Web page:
ARTS

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November 18, 2003

Shambroom's photography: poignant if you get it

In 1963, as the United States nuclear arsenal awaited a standoff with the USSR, Andorra, a tiny nation in the Pyrenees with a total population of 5,000, drew up its defense budget. The total expenditure: $4.90. Ever since, hippies and peaceniks have wanted to try this at home, with no luck. In the U.S., where 5,000 is the population of a town with a volunteer fire department, local politics and foreign policy occupy opposite ends of the democratic power spectrum.

Paul Shambroom confronts this discrepancy in Evidence of Democracy, a photography exhibit that runs until December 5 at the Museum of Contemporary Photography at Columbia College. In the 1980s, Shambroom, a Minnesota-based photographer, began shooting in police stations, factories, and corporate offices in order to capture the tangible power dynamic that reigns in each of these spaces. Shambroom has spent the past decade photographing two more diverse loci of power: the town councils of American towns with less than 5,000 people and the United States nuclear arsenal. The resulting Meetings and Nuclear Weapons series are displayed side by side in Shambroom's Evidence of Democracy.

That Shambroom got a tripod and a four-by-five camera onto a B2 bomber is itself evidence of democracy, sweetened by the thoroughly democratic process through which Shambroom secured permission. He wrote to his representative, who wrote to his senator, who eventually secured approval from the austere-sounding Assistant Chief of Naval Operations for Undersea Warfare for Shambroom's project. When Shambroom's clearance dissolved after September 11, 2001, the artist began to photograph small-town councils, which were more patient with, though perhaps puzzled by, his requests.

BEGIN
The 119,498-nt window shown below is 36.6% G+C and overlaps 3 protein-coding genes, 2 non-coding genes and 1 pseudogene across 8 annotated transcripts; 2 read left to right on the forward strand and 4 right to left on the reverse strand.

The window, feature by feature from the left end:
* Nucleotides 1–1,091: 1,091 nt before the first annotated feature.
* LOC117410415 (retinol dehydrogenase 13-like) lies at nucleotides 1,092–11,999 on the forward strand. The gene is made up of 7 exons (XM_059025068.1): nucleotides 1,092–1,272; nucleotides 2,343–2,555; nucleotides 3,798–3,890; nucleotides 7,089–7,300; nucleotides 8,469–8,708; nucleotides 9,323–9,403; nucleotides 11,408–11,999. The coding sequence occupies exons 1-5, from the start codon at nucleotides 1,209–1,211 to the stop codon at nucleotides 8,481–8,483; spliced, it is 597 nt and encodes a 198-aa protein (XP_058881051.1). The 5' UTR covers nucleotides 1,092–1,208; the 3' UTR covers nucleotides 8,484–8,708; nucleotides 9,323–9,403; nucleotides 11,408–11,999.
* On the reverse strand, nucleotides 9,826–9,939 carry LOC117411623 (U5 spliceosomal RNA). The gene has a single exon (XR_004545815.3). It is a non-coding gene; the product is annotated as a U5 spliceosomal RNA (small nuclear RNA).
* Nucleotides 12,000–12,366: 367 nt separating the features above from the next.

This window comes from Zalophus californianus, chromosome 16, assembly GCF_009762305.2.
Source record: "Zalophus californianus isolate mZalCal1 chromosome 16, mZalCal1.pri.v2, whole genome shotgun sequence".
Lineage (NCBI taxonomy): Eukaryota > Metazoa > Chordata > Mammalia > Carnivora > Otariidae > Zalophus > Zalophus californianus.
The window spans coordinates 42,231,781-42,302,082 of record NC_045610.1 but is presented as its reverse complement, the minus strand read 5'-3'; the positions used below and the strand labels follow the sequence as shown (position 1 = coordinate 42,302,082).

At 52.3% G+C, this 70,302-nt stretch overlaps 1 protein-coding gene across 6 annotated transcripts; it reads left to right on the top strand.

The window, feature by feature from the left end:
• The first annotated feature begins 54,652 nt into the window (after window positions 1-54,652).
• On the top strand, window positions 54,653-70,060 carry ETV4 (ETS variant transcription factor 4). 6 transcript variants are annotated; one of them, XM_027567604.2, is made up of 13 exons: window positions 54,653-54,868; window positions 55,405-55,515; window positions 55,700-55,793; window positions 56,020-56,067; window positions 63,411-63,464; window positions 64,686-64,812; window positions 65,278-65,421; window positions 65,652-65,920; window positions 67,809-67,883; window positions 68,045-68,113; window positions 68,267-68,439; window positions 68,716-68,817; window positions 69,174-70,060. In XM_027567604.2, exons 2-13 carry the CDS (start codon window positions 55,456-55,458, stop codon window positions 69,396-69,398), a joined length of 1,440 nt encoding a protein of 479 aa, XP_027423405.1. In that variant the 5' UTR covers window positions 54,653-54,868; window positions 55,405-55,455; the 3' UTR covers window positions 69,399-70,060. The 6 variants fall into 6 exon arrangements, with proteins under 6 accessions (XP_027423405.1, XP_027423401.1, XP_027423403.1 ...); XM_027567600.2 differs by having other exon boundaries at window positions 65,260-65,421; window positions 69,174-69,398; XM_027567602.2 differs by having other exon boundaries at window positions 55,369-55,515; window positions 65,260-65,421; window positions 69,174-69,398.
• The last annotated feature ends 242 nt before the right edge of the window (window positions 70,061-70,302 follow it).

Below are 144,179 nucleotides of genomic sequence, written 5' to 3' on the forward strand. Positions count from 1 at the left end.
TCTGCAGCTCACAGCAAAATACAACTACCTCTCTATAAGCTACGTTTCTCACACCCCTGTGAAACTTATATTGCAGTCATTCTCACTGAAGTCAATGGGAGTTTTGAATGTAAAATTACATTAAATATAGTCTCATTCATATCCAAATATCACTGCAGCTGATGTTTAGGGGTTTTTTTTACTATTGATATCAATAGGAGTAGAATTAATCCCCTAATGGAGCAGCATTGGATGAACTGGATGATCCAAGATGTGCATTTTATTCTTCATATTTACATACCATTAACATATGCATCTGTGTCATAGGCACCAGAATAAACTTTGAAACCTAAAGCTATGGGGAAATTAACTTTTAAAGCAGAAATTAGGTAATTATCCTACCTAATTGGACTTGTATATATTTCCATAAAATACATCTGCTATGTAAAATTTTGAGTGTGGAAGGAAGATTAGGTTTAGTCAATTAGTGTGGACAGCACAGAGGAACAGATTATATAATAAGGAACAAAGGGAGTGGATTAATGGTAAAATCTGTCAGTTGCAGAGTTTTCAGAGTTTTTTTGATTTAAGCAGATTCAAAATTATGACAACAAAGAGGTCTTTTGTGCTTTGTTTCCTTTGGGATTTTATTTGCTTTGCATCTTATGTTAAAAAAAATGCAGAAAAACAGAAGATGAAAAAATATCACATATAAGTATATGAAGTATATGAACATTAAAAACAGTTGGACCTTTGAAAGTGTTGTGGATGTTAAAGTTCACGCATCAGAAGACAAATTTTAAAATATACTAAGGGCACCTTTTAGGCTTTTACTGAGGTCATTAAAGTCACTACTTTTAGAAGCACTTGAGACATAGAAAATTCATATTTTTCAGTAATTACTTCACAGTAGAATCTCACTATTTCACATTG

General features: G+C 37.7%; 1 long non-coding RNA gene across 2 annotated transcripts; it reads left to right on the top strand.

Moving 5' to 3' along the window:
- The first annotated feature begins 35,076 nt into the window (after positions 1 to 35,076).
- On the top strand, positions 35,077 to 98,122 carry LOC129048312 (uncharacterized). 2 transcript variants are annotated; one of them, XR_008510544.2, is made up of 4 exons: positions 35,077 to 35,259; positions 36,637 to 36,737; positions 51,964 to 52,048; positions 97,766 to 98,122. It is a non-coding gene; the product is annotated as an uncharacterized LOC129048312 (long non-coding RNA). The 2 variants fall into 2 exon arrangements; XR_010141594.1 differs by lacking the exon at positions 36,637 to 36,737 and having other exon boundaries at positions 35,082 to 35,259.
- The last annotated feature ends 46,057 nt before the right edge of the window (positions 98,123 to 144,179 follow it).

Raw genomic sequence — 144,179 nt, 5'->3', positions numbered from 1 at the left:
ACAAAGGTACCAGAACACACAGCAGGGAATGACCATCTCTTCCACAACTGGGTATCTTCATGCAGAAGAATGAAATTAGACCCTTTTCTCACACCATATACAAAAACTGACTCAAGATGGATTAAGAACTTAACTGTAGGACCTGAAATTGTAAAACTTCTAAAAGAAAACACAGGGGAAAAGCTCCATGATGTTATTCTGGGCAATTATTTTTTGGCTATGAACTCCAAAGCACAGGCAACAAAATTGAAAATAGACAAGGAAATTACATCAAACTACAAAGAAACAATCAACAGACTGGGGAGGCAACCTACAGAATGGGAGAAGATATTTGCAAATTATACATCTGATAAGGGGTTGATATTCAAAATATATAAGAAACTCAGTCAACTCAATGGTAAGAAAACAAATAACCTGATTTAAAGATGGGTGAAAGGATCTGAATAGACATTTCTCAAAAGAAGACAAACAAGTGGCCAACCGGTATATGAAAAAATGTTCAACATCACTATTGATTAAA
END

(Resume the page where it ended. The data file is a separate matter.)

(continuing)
When surrounded on one side by portraits of middle-aged, middle-class, middle America hashing out parking regulations and on the other side by glossy photographs of nuclear gravity bombs with the annihilating force of one million metric tons of TNT, it is tempting to simply see the well-wishing weak and the strong. It is a pity, exhibition-goers may conclude as they retrieve their coats, how American grassroots democracy has been dwarfed by superpower status. Not quite. Shambroom's skilled portraiture, which enriches both series, tells a more complex power relations story.

Consider Mayor Albert Samples of Wadley, Georgia, population 2,468. In Shambroom's photograph, Samples and his colleagues lean back, sleeves rolled, glasses shed on a spacious mahogany desk. Yet the Wadley town council listens so intently that we can plot the position of the (not pictured) speaker by following the focus of the councilmen's eyes and the slant of their shoulders.

Mayor Samples sits beneath a portrait of a predecessor in Wadley politics, and Shambroom captures a striking visual connection between the two men. Both overweight black town officials, Samples and the man pictured above him carry their heft with grace and set their lips with the stoicism of one who cannot be phased. And just as Samples' pictured predecessor stares from his portrait and commands the Wadley council room, Samples looks out from Shambroom's photograph and presides over the gallery. Their authority comes from a shared, take-no-bullshit gaze that, in a former slave state, might be called evidence of democracy.